Well, another holiday season is upon us. Starting with Dia de los Muertos, which occurs on what nortenos call Halloween, and has a different cultural connotation in Mexico, we move right along to Thanksgiving, which has no cultural equivalent, as a holiday, in Mexico…then Christmas, which has great cultural significance in Mexico and Latin America…then New Year’s, which is universal.

Since this is the November, 2020 issue, Thanksgiving is on my mind. While there are many different opinions, and political views, on what the holiday is about, what it means, or whether it has some deep political agenda, let’s settle on the original intent, shall we?

At its most basic level, the holiday ceremoniously celebrated the sharing of the bounty of the land between the Pilgrims and their Native American neighbors. After years of privation, the Pilgrims, with the help of their neighboring tribes, were finally able to produce enough food to provide for their colony. The traditional Thanksgiving feast began as a way to share not only food, but good will and community. Somewhere along the way, though, it seems to have lost a good portion of that basic premise.

Many expat Americans, who call Peñasco home for much of the year, still embrace the holiday, although as a true echo of the original intent, or to have a family/friend gathering in “old” Mexico, or the beginning of the holiday shopping season, is open to interpretation. Many, but certainly not all, will invite their Mexican friends and families to partake in the feast, and some will volunteer to help the less fortunate in our community in various ways.

If you know anything of the Mexican culture and the people, you know that giving and sharing are a large part of who the Mexican people are, so it is not a stretch to say that most Mexican’s are probably more attuned to the original intent of Thanksgiving than many of us who grew up in the states. They are very aware of the holiday, even though they do not celebrate it as such. Ever the opportunists, most shopkeepers will gear their shops and marketing tactics toward the touristas who will (hopefully) flood restaurants, hotels, the Malecon and Rodeo Drive shops during the long holiday weekend.

Social media has been both a blessing, and a curse, for our town. A blessing in that many people who have never been here are, due to Facebook and other social media outlets, suddenly interested in finding out what we are about and thinking about visiting. On several sites, I notice a large uptick in questions from ‘first time’ visitors who are planning a trip to our beautiful city. Notwithstanding the increases in traffic and crowds, this helps our city on a number of levels. The ‘curse’ part comes into play when people who know better, or should know better, give false or misleading opinions to those same folks. If you spend a few minutes reading through the comments on the posts, you get what I mean. Anyone who has ever gotten a ticket in Sonoyta or gotten busted for doing something stupid on a quad in Peñasco proper, will share that unhappy story.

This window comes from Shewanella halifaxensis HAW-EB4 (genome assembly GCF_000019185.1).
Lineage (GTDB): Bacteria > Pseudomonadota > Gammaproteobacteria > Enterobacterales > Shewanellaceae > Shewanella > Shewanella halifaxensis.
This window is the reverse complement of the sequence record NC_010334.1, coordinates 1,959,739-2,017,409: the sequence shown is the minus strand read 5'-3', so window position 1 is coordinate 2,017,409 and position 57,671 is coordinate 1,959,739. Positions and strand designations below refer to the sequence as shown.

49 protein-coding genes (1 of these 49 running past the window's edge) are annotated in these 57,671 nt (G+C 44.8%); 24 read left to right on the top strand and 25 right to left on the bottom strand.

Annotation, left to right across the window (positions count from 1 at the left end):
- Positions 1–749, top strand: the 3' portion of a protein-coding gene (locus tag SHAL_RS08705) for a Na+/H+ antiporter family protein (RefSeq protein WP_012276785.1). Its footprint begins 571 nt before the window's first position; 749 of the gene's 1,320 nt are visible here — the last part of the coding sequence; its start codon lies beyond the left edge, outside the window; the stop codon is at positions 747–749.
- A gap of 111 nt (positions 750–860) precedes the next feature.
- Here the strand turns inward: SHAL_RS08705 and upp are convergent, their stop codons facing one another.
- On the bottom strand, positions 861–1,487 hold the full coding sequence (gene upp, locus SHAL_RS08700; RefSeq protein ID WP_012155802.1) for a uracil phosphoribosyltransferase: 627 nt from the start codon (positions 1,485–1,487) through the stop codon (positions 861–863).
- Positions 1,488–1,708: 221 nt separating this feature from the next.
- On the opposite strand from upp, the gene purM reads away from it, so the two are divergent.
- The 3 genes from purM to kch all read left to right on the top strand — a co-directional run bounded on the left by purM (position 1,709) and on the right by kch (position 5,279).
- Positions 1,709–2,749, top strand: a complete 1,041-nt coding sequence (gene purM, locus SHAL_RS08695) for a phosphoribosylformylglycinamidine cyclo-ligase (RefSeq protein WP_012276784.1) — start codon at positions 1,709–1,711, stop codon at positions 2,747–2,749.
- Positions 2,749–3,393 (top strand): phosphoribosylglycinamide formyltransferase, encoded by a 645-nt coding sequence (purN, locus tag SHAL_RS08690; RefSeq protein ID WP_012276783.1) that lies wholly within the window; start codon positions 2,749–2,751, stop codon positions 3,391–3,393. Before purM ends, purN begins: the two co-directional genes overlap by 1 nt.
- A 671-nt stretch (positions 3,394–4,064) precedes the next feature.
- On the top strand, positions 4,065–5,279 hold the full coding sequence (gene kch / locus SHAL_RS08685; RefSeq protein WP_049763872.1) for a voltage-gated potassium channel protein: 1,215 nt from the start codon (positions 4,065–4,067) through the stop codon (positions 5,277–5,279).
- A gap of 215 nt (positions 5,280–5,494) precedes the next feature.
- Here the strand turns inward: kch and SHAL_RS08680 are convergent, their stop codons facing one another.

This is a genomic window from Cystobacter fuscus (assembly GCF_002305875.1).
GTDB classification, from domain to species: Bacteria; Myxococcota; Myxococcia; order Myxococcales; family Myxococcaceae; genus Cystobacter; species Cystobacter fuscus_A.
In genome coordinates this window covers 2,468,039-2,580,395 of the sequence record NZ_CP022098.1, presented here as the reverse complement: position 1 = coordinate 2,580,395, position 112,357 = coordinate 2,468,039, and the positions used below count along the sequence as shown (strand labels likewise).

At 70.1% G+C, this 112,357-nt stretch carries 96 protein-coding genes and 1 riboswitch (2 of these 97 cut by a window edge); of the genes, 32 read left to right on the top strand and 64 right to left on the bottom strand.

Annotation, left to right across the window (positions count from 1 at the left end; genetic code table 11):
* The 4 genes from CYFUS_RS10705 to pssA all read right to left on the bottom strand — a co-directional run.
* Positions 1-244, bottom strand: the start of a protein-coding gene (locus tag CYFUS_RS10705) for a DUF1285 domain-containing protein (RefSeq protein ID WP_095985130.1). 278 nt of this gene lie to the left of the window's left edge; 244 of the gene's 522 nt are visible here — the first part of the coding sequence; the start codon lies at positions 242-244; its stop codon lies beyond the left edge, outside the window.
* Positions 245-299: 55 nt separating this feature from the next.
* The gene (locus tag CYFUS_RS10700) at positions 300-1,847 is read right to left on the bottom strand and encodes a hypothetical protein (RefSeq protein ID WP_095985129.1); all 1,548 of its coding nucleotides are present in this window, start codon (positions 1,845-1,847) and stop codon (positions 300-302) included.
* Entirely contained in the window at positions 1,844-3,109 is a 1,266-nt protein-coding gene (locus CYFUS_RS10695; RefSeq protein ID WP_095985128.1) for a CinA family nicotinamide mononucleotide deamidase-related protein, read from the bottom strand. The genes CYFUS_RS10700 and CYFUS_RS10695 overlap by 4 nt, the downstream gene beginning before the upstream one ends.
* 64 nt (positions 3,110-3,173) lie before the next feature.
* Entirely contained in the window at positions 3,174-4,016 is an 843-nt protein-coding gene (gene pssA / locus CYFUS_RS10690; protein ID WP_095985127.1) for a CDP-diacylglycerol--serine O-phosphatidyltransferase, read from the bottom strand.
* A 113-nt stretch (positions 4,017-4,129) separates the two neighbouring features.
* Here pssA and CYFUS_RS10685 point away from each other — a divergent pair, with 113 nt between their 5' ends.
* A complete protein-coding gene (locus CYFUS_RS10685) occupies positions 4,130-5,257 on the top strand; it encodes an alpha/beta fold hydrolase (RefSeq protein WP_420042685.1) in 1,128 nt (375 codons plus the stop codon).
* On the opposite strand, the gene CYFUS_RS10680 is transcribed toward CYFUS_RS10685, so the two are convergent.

The ‘newbies’ have to thread the minefield of such comments, and since they have also been bombarded with negative ‘news’ stories in the American press about Mexico and travel to Mexico, it becomes difficult to tell fact from fiction. In the spirit of thanksgiving, I ask our readers who know the real Puerto Peñasco, to tell anyone who asks, what our town is really like. Remember, you can just as easily get a speeding ticket in Ajo or Gila Bend as Sonoyta. The difference is your insurance rates don’t go up in Sonoyta. No matter where you go, there are laws and rules. Mexico is no different.

With COVID, this year will be different on my levels and while Mayor Munro has done a masterful job of ‘threading the needle’ in keeping the town moving while protecting the population from the virus, the onset of the holiday season will be the true test. Even though Peñasco has become, or is becoming, a year ‘round tourist destination, the summer months are still less active than the fall, winter and spring. How we will fare once the throngs of tourists arrive is yet to be seen. We can all hope that, with the proper precautions, our town will see a happy, healthy and prosperous holiday season. I, for one, would like to put the whole COVID thing in my rearview mirror as quickly as possible. Feliz dia de accion de gracias amigos!